For Immediate Release
Contact: Sheridan Aguirre | firstname.lastname@example.org | 202.793.2267
Washington, D.C. – United We Dream is closing out the graduation season by celebrating the hard work and accomplishments of our 2019 UndocuGrads! Despite the flurry of attacks by Trump’s administration and all of the obstacles they have faced at institutions not made for undocumented people and people of color, these students prevailed and excelled.
You can see more photos and stories by searching #UndocuGrad on Twitter and Instagram.
Deya Aldana, Coordinator for United We Dream’s Education Justice Program, said:
“We are so proud of all undocumented graduates this year and always. Our families and whole communities prosper when one of our own excels in their chosen path. I hope our graduates inspire those who are still making their way through the long, expensive, and stressful process of attending higher education as an undocumented person. Throughout this work, there’s one thing our grads always say: ‘I wouldn’t be here without my community.’”
United We Dream’s Education Justice Program supports immigrant students, along with their educators and faculty, in creating equitable and resourced campuses to help immigrant students prosper. You can find more information about one of the program’s initiatives here.
Congratulations to our graduates! Below are three profiles of UndocuGrads in United We Dream’s network of youth leaders.
Daysi Bedolla Sotelo lives in Woodburn, Oregon. She is a first generation student who is undocumented and a DACA recipient. Throughout her university career she’s faced many obstacles, but also immense support from her peers, teachers, community and family. She is graduating with a dual major from Eastern Oregon University: a Bachelor of Science in Integrative Studies with concentrations in Chemistry and Psychology and a Bachelor of Arts in Anthropology and Sociology with a concentration in Social Welfare. She plans to pursue a Masters in Public Health Policy and Health Management to advocate for communities who are underserved and underrepresented. She hopes to continue working with her community to empower them to fight for their dignity and in the future she hopes to attend Medical School to become a bilingual doctor and may one day run for public office.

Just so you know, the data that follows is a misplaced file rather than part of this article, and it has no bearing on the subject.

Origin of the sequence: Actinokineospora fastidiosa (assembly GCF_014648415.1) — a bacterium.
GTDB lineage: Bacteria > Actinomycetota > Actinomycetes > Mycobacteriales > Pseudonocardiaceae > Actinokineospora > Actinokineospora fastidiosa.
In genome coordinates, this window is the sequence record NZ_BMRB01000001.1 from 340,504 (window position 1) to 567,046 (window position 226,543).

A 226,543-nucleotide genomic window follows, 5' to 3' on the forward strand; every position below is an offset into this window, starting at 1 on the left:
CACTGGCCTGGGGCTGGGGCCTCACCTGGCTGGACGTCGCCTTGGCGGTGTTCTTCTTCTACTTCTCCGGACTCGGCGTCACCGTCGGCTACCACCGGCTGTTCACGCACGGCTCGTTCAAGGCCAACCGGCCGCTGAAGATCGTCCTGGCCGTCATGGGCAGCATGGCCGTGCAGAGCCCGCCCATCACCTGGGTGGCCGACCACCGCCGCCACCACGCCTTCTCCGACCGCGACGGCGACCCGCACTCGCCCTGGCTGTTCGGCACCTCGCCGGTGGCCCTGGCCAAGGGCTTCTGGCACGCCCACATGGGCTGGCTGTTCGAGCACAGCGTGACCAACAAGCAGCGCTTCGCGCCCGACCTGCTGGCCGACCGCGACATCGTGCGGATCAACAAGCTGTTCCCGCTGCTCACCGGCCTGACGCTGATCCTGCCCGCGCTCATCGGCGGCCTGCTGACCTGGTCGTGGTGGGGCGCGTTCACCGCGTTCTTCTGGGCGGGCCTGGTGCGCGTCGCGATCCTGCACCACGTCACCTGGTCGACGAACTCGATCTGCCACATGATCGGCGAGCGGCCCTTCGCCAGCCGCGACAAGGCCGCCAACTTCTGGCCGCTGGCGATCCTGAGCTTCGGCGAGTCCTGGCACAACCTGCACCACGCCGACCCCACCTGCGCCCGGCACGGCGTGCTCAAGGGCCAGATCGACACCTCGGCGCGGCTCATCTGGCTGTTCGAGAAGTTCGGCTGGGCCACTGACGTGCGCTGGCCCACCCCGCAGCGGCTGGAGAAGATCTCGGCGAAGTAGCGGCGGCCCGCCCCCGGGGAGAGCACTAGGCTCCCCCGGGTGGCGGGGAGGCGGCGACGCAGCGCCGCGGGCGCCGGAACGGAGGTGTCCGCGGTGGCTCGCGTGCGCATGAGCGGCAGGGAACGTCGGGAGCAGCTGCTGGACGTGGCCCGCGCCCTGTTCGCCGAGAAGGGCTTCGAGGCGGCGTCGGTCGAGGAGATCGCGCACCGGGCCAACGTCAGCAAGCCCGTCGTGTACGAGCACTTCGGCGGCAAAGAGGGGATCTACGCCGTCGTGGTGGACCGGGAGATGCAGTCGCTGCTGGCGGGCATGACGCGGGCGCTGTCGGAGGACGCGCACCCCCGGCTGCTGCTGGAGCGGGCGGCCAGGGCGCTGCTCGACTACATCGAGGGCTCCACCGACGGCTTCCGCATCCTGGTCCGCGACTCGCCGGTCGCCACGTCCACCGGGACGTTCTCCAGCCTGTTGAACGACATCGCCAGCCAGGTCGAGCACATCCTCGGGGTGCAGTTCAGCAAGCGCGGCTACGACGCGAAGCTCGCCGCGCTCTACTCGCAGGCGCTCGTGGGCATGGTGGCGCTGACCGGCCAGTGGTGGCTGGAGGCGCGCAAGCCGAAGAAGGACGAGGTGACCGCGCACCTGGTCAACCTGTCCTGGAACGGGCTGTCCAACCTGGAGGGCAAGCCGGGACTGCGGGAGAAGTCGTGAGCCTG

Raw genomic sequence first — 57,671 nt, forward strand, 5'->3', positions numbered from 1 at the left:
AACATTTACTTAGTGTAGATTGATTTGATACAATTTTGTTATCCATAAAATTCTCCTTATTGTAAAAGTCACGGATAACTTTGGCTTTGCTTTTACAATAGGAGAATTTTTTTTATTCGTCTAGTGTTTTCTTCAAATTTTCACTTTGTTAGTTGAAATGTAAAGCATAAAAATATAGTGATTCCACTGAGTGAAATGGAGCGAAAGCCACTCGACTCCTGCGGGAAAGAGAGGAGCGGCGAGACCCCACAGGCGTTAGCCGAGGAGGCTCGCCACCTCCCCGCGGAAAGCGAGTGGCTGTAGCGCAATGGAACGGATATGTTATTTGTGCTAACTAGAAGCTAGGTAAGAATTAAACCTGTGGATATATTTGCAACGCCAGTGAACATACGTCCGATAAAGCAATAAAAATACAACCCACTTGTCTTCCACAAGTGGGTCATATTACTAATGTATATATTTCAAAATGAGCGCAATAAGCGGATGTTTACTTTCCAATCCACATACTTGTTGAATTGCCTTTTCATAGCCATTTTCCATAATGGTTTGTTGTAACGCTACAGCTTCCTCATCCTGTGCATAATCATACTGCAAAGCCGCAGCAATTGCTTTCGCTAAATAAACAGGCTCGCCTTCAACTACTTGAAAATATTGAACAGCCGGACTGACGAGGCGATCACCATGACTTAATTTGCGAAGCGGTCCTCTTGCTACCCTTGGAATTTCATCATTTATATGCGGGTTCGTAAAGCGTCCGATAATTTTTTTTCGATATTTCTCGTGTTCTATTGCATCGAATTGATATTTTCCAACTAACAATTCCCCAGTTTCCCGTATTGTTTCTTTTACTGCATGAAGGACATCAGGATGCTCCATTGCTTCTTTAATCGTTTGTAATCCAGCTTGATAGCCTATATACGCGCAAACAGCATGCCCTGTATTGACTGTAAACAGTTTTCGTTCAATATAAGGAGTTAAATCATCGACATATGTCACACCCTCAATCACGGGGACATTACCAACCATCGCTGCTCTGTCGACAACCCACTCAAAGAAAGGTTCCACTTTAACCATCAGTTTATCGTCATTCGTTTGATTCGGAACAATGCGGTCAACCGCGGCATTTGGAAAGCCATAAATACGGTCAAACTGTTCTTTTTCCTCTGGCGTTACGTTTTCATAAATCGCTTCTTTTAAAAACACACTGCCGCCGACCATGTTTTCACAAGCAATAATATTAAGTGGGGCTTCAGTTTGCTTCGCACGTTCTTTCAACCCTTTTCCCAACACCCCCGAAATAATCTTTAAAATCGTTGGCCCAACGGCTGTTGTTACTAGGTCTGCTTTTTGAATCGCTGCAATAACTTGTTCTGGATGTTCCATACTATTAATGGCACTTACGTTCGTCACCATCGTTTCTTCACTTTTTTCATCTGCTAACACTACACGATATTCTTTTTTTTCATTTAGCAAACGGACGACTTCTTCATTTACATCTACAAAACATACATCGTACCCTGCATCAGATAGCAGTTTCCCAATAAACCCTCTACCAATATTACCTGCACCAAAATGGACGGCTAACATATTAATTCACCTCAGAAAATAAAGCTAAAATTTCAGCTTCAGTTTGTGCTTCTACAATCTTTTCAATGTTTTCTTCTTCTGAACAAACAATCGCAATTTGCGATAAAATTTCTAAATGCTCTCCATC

Karen Pérez-Wilson migrated to the United States when she was 3-years-old with her mother in search of a prosperous life. This year, Karen graduated from the University of Wisconsin-Madison with a degree in Legal Studies and Chicanx Latinx Studies. Karen is the oldest child and the first one in her family to obtain a high school diploma and also the first to complete a post-secondary degree at Madison College. Throughout her time in school she took part in numerous campus and community initiatives in support of LGBTQ+ and immigrant communities. Throughout late 2017 and early 2018 she was an active leader in the national Dream Act campaign. Karen is preparing to apply to law school in hopes of becoming an immigration attorney.
Alejandro Campos migrated to the United States at the age of 8. When he graduated high school, he was offered a scholarship to play sports at Taft College. Although he was excited to start his college experience, he soon realized that moving to the dorms, paying tuition fees, and other college-related expenses exceeded his limited scholarship funds. Unable to secure federal financial aid due to his immigration status, he was led to drop-out of college and move back to Long Beach. He had a daughter and worked for more than seven years to provide for his family, while also saving enough money to return to school. When DACA was announced, he enrolled in Long Beach City College. Alejandro began getting involved in various leadership positions to promote and support educational attainment of underrepresented communities and advocated for cultural awareness and social justice across campus. He then transferred to California State University – Dominguez Hills (CSUDH) where he continued his commitment to serving the community. He is a recipient of several scholarships: the Toro Distinguished Award, Latino Faculty Association Scholarship, Rocio Scholarship, Office of Student Life Service Medal for Presidential Accomplishments, and he is also on the Dean’s Honor List. Alejandro joined United We Dream to represent his school and community, advocating for incarcerated, discriminated, and separated families in our nation.
United We Dream is the largest immigrant youth-led organization in the nation, a powerful network made up of over 400,000 members and 48 affiliate organizations across 26 states. UWD’s vision is to build a multi-racial, multi-ethnic movement of young people who organize and advocate at the local and national levels for the dignity and justice of immigrants and communities of color in the United States.